I thank the noble Lord for that intervention. A statutory instrument on the endorsement of IFRS will be coming along from BEIS—I am already taking an interest in that. IFRS will still be a global standard, but I think there are now 144 countries that adopt and endorse them, in their own particular way. They normally go straight through, but there is sometimes a certain amount of adjustment; the Japanese have made some adjustments, as have the Australians. In fact, the EU has also done so here and there. I do not think the intention is that the UK-endorsed IFRS will differ from the EU ones, but—I say this with regret—that does not stop the EU saying that it will not recognise as equivalent those that are endorsed in the UK.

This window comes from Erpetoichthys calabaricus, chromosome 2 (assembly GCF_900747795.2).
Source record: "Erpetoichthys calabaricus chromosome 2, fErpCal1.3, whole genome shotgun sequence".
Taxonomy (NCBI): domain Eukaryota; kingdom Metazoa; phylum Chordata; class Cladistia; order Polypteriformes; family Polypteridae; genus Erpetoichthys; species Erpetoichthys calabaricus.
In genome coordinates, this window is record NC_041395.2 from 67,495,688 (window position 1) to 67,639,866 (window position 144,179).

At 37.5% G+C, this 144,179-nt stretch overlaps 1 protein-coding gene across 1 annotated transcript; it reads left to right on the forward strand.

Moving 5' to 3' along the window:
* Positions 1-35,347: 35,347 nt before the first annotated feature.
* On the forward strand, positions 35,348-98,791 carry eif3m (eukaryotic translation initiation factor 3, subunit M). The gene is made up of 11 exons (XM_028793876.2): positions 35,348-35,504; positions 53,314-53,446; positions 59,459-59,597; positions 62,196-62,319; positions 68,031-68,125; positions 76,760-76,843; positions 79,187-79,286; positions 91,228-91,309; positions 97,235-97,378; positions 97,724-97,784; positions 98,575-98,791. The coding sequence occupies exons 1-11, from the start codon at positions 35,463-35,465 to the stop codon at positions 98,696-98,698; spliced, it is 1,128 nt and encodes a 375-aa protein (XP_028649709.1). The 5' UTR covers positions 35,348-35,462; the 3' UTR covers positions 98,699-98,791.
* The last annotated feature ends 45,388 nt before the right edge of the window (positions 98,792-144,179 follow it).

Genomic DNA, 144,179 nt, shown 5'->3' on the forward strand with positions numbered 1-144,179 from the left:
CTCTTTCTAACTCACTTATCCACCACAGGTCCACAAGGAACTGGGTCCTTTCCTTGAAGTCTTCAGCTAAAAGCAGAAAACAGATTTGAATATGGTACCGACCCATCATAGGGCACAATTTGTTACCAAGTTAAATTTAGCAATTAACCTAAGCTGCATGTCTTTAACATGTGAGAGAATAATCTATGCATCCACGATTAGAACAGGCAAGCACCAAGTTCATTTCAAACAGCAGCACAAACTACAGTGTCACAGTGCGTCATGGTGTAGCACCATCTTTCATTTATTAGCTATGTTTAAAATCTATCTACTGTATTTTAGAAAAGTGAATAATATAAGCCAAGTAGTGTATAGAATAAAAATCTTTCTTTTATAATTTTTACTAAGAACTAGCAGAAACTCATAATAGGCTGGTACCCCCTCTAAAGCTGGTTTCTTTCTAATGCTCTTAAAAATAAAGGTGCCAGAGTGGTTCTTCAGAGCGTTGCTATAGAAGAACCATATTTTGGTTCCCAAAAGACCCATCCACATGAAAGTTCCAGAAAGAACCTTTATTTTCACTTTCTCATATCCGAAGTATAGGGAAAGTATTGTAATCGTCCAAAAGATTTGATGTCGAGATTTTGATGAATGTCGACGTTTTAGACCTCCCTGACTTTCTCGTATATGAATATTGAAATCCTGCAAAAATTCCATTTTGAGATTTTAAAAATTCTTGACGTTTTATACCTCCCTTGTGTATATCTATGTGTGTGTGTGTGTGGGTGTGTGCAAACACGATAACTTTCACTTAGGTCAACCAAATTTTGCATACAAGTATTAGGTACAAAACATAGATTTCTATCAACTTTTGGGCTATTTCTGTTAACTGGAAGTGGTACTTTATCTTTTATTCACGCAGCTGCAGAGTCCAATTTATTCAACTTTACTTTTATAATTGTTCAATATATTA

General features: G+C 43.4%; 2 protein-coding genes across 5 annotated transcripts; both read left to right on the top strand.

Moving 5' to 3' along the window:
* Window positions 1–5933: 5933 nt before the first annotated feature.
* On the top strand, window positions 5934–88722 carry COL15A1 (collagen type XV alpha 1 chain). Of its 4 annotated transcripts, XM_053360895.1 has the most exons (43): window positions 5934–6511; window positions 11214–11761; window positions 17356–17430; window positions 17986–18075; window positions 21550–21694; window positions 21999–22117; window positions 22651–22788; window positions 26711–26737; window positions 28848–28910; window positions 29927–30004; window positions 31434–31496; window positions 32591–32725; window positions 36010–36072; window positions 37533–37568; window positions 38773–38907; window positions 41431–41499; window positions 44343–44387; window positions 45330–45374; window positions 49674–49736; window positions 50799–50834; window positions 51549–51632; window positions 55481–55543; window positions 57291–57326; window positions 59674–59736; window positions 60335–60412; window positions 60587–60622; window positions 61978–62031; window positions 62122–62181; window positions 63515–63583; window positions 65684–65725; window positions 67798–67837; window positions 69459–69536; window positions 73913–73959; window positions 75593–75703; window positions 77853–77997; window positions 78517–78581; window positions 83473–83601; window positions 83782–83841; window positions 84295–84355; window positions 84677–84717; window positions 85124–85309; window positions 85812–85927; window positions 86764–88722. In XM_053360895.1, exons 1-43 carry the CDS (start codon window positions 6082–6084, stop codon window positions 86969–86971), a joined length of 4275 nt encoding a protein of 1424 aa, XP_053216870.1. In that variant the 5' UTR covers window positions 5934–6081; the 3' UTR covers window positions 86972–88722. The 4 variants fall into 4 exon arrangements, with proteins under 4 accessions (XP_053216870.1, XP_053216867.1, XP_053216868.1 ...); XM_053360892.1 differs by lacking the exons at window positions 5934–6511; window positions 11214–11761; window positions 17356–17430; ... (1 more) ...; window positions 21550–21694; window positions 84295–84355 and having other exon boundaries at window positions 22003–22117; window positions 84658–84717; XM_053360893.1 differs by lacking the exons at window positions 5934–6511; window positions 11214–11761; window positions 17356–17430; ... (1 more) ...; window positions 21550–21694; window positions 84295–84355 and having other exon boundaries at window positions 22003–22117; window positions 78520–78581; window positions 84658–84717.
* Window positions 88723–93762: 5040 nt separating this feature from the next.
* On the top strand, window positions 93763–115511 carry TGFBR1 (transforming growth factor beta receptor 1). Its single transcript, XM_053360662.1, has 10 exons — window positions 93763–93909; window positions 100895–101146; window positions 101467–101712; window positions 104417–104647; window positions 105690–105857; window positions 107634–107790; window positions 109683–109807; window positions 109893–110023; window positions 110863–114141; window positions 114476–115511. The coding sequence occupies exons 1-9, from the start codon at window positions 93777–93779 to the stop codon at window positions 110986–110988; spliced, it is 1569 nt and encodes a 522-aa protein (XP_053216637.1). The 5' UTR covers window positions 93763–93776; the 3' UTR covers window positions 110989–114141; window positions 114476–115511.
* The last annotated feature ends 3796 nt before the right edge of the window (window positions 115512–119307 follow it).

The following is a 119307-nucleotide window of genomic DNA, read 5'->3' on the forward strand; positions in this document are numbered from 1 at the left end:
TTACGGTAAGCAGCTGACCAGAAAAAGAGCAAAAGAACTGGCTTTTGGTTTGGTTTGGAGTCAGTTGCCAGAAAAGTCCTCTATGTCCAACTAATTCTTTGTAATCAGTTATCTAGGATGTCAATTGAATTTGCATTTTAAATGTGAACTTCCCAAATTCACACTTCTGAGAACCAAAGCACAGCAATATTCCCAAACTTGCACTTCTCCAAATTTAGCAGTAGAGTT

Recognising the need for continuity and stability in the financial markets, although the UK might have made rather a mess of it at the Brexit negotiation level, we probably have the high ground when it comes to how we are dealing with the conversion of legislation, given that it has to happen. However, I am just pointing out that some of the asymmetries—not these two, particularly—cause some difficulty. I think the IFRS one, such as it is, will cause more difficulty to the EU than to the UK.